Judging from available information, the issue of over-estimated electricity billing for post-paid electricity consumers may be far from being resolved. An investigation by Power Talkback showed that over-estimated billing partly accounts for a significant percentage of debts that consumers owe the Power Holding Company of Nigeria.
A consumer named Patrick, who lives in the Ajuwon area of Ogun State, complained that he received ‘outrageous’ PHCN bills, despite the prevailing inadequate power supply in the area.
Patrick’s letter reads in part, “I was seriously taken aback when I received my August bill and it was N3,156 as against the N760 I got in June. Am I paying more for darkness? Irrespective of the hike in tariff, I don’t know why I should get this outrageous bill. Meanwhile, I am yet to be allocated a prepaid meter despite payments made since 2007.” But this is just one among many cases of this nature experienced by electricity consumers in Nigeria.
However, SATURDAY PUNCH learnt that consumers could resolve issues of over-estimated bills at the Customer Care Units established by the DISCOs. But, if they encounter delay or failure in the handling of the issue, they could petition the Nigerian Electricity Regulatory Commission against the arbitrary billing by electricity distribution companies or refer to the NERC customers’ forum.
The Chairman, NERC, Mr. Sam Amadi, had stated the commission’s resolve to end the practice of arbitrary billing to protect the interest of consumers. “Consumers can petition us once they are convinced that they have been billed arbitrarily,” Amadi had said.
A statement posted on NERC’s website described estimated billing as a standard practice used in many countries around the world to bill electricity consumers, where meter readings cannot be obtained in a particular month.
He said a huge percentage of Nigerian consumers were being billed, based on estimates. But he added that the commission had developed a clear methodology for estimated billing that would ensure that consumers were not ripped off.
In particular, he said consumers without meters were oblivious of the methods and procedures applied by the distribution companies to compute their monthly bills hence, they see it as illegal.
The NERC said that, as part of its effort to protect the interest of the consumers and to establish appropriate consumer rights and obligations on the provision and use of electricity services, it had directed the DISCOs to set up Customer Care Units within their premises and other locations within their areas of operation in order to handle complaints from customers.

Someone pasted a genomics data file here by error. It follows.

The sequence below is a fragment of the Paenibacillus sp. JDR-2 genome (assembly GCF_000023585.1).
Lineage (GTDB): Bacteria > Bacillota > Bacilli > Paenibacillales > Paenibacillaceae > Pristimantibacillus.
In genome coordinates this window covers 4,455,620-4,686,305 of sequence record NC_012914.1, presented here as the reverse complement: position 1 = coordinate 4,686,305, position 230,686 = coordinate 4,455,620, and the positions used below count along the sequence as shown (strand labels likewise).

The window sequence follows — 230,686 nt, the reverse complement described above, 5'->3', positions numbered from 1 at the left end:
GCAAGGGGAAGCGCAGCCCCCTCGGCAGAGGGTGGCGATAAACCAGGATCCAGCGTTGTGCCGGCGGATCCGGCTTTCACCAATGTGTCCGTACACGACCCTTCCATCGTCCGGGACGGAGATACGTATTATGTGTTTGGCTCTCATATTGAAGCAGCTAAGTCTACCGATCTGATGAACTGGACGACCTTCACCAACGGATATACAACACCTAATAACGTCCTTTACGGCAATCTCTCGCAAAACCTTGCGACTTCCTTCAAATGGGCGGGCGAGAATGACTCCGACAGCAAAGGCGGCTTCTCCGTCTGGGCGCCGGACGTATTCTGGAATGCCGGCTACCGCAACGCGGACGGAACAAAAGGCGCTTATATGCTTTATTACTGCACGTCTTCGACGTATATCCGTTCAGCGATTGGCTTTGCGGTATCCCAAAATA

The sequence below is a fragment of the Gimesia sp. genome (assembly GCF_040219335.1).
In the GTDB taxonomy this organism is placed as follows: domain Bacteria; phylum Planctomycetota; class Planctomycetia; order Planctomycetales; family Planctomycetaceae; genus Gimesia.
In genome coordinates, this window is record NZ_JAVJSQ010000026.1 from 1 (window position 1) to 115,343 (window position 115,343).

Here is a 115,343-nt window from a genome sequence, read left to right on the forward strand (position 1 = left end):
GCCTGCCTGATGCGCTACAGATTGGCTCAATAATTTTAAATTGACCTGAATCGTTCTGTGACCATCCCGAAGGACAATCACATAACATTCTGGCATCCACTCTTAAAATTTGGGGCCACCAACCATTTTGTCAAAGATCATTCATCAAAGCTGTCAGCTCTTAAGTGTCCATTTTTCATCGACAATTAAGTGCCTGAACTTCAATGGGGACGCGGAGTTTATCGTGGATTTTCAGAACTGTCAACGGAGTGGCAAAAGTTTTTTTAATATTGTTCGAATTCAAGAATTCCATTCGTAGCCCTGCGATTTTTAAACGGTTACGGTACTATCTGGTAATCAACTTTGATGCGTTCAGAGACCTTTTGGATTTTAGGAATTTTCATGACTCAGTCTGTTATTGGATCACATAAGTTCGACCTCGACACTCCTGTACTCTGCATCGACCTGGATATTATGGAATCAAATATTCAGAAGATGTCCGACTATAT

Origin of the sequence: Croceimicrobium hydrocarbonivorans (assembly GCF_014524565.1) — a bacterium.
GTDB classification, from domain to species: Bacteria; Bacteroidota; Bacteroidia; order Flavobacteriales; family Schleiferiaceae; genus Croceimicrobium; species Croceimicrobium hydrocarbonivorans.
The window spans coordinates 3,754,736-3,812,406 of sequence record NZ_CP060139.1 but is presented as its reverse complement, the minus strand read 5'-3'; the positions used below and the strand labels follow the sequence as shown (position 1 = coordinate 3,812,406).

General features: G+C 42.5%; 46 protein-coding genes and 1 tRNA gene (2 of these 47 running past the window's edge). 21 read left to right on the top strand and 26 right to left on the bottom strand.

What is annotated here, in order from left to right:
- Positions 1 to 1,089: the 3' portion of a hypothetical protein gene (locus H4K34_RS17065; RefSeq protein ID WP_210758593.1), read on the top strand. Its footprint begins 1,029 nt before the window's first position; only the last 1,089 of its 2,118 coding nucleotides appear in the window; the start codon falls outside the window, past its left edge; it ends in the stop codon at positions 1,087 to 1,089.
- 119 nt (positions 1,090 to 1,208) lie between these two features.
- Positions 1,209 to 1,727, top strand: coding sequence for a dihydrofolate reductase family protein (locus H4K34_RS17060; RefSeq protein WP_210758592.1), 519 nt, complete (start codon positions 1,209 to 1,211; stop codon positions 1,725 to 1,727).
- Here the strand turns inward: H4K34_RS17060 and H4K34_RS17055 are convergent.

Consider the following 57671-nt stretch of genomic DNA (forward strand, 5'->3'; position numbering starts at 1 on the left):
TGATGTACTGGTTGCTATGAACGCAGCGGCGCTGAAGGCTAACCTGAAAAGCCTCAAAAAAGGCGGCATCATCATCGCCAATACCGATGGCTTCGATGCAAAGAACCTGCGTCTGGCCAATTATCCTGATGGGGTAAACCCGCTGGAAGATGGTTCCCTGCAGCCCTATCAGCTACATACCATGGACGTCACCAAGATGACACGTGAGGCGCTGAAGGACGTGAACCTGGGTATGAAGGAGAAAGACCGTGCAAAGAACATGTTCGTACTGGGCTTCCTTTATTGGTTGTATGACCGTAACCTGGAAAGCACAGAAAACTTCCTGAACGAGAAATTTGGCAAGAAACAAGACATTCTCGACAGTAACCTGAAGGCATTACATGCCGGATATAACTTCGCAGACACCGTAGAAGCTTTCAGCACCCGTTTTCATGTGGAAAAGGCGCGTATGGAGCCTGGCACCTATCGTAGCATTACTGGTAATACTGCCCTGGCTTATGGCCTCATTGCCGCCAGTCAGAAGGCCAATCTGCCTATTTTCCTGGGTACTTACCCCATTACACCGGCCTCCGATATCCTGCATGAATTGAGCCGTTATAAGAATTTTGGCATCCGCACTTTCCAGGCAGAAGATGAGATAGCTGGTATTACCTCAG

The CCU is expected to be the first point for all customer complaints.
Meanwhile, the Principal Manager, Public Affairs, Ikeja DISCO, Mr. Pekun Adeyanju, has acknowledged that consumers can refer their complaints about alleged over-estimation of bills to the CCUs located at PHCN offices.
He said the computerised centres have been adequately empowered to initiate the accounts reconciliation process by first retrieving the PHCN account of the consumers and thereafter determining the next step to take. “The issue of over- estimation is subject to findings from the investigation by the CCUs. But they are adequately empowered to handle all such issues.
“The consumer may believe that he has been arbitrarily billed, but the records will reflect if indeed that is the state of things. Basically, what triggers higher billing is the increased amount of energy consumption by customers but consumers who feel that they have been unfairly billed should approach the customer care centres,” he said.
Similarly, the Principal Manager, Public Affairs, Eko DISCO, Mr. Godwin Idemudia, says if a consumer believes he has been over-billed, he should approach the PHCN office close to him and register his complaint.
He claimed that Eko DISCO no longer had issues with estimated billing, saying, “If the over-estimation claim is found to be our fault, it will be resolved but if it is based on the amount of energy consumed by the customer, he has to pay.
“You know consumers do not like to accept that they consume more energy. They say they have nothing in their houses forgetting that the pressing iron, hot plate cooker and lights draw significant energy.
“But if the bills have accumulated and he wants it resolved, he could approach the PHCN office to do a written agreement allowing him to spread the payment over a given period. For instance, if he is owing N30,000, he could be asked to pay N3,000 for 10 months.
“The truth is that estimation is a thing of the past in our company in fact, we are giving out energy saving bulbs within two weeks to encourage customers on conservation of energy.”